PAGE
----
Neal Foulds will be penning a fortnightly column on Sporting Life
Neal Foulds will be penning a fortnightly column on Sporting Life

Neal Foulds snooker column: The Eurosport and ITV pundit looks ahead to the English Open

In my first column of the season ahead of the Northern Ireland Open, I said that snooker was back. After a brilliant final in Belfast, I think we can all agree that snooker is most definitely back.

The Northern Ireland Open is such a good event and it always seems to deliver fantastic snooker and memorable finals. This latest one was no different with hometown hero Mark Allen beating John Higgins 9-8 in a dramatic match in front of a Belfast crowd that finally got to see their man deliver on home soil.

The passion for snooker in that part of the world really shines through and all the players want to do well there. It’s no coincidence that Judd Trump and Ronnie O’Sullivan have enjoyed plenty of success at the event in the last few years and after a long break since the British Open, this felt like a really good way to get the season up and running again.

Allen winning his home event was what the game needed. It generated plenty of interest and aside from such an absorbing final, it was clear to see what winning meant to him and the people of Belfast. He’s such an in-and-out player, but when Allen is playing well, he’s a top one who scores so heavily that he can be almost impossible to stop.

Last season he won the Champion of Champions and then hardly won a match thereafter, changing his cue and dealing with some well-documented personal issues. He’s clearly got a lot going on off the table, but if he can play good snooker, it might just help the other stuff work itself out.

Mark Allen shares a memorable moment with his family
Mark Allen after winning the Northern Ireland Open final

My fear is that like last year, he goes quiet again after winning a big title. I hope that doesn’t happen because he’s a terrific player who has grown up a lot. He was a fiery character in his early days, but he’s very approachable now. He’ll want to show that he can continue to contend for major titles, and as we know, the one glaring omission on his CV is the World Championship. He reached the semi-finals at the Crucible way back in 2009, but he’s struggled in Sheffield since and it’s the one event he’s desperate to enjoy a big run at.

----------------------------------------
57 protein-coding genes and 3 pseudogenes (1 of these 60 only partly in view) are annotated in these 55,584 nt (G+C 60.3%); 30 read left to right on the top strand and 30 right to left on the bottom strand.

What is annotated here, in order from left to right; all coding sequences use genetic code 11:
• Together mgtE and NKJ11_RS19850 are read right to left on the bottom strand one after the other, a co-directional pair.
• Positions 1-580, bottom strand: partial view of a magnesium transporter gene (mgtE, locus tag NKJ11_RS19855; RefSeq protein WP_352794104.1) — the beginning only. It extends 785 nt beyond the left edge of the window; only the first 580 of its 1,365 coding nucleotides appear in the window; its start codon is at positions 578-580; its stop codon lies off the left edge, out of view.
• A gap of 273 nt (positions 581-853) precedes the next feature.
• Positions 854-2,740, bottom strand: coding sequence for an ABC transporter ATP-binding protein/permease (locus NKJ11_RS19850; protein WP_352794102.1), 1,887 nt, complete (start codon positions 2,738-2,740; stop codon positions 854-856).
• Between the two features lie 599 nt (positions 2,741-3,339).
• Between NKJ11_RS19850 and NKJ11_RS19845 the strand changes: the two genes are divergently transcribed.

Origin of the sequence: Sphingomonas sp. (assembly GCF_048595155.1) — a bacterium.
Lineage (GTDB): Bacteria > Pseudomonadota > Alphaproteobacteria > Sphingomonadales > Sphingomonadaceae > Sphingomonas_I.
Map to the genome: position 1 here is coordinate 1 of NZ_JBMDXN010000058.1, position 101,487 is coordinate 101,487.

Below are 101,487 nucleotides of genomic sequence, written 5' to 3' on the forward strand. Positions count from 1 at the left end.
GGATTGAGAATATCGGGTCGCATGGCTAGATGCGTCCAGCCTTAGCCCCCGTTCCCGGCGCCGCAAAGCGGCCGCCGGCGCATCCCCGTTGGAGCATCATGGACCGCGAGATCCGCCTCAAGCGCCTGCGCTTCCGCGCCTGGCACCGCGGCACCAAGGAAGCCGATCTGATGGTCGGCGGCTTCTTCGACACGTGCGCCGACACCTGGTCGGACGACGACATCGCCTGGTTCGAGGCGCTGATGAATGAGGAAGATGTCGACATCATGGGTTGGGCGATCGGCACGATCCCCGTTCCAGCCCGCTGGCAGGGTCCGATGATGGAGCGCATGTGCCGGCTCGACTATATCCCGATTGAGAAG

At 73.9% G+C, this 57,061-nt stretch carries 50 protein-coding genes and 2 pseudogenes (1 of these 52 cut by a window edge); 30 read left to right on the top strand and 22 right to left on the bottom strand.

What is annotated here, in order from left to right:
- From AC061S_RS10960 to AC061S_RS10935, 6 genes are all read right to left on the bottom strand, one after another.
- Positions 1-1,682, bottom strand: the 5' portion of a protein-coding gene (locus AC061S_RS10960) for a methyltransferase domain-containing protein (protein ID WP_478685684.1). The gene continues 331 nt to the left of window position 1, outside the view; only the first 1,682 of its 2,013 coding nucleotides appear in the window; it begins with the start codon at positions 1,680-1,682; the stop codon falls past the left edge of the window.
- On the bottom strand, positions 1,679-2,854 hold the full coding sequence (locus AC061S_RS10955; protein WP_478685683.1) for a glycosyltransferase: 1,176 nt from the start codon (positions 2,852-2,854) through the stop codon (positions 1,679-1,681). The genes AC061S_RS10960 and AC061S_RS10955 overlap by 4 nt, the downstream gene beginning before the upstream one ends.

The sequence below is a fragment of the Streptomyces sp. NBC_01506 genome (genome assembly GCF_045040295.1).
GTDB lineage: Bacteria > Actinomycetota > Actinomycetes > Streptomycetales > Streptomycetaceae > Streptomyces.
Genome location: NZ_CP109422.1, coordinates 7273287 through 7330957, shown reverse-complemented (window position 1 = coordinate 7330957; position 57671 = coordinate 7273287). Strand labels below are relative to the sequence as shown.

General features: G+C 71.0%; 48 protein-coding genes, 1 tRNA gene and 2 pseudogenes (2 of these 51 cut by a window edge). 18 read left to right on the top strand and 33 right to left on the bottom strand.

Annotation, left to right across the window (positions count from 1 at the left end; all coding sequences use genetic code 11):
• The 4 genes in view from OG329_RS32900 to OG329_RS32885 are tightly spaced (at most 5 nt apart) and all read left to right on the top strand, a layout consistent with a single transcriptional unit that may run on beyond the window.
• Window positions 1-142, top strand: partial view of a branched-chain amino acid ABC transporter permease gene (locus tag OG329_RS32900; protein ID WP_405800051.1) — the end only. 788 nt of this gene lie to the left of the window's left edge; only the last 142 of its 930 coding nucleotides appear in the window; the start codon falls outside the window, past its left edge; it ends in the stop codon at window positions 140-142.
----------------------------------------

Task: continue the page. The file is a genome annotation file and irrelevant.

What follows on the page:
Don't question Higgins' greatness

As for Higgins, it’s hard to say anything but positive things about the Scot, who in the last year has won the Players Championship, finished runner-up at the Masters and reached another final in Belfast. Even at 46 years of age, he’s still challenging for major titles and is clearly determined to keep pushing on. His new approach to healthy eating and exercise is all about trying to extend his wonderful career that bit further and all credit to him for that.

The final with Allen really was a classic, but it was one that turned on a missed black from Higgins when he was 8-6 up and controlling the match. Had that black gone in, I don’t think there would have been any way back for Allen who was being outplayed at that stage. When you’ve achieved as much as Higgins has in the game, I think you can sense big moments and big shots, and Higgins knew that black was very much match ball. His grimace when it rattled in the jaws illustrated the significance of the moment.